Philly’s salary history ban promotes equal pay for Black women, activists say

That totals a gap of $25,799 each year for more than 218,600 Black women across the state. Over the course of a career that spans four decades, that can add up to nearly $1 million because of disparity in pay for Black women, according to estimates by the National Women’s Law Center. 

White women earn about 79 cents on the dollar and Latinas earn 55 cents on the dollar compared to their white male counterparts.

The Equal Pay Act of 1963 already prohibits men and women to be paid different wages by employers for the same job.

But that disparity still exists — even in jobs where Black women represent the majority of workers like teachers and nurses — said Emily Martin, vice president for education and workplace justice at the National Women’s Law Center.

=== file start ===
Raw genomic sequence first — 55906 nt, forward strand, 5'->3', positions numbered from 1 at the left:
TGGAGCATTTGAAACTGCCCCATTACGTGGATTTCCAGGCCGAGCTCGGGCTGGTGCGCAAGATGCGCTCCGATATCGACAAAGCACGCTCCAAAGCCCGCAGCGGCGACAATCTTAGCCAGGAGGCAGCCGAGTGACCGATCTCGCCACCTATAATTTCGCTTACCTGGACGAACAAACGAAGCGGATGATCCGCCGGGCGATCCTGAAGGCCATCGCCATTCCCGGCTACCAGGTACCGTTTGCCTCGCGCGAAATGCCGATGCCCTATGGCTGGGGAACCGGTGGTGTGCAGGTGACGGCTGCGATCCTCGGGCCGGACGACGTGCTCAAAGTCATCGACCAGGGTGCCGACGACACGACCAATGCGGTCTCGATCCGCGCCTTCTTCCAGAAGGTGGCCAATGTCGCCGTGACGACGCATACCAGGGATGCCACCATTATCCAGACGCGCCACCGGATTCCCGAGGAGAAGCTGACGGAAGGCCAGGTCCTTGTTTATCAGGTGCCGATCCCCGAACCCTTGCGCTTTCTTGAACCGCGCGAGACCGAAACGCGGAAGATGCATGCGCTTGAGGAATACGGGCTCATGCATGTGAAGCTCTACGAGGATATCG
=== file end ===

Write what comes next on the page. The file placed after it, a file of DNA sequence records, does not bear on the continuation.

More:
“The Black women working in those jobs are still paid about 20% less than their white male counterparts in the same jobs,” Martin said. “It’s long past time for our nation to invest in Black women.”

To combat this reality, advocates say new laws are required such as one that’s been the law in Philadelphia for the past three years. Any employer in Philadelphia is prohibited from asking about salary history of workers during the hiring process. The goal is to untether workers — especially women — from lower salaries.

“If you are held to your prior salary, you are effectively forcing Black women to be stuck with that discriminatory pay going forward,” said Jocelyn Frye, president of the National Partnership for Women and Families.

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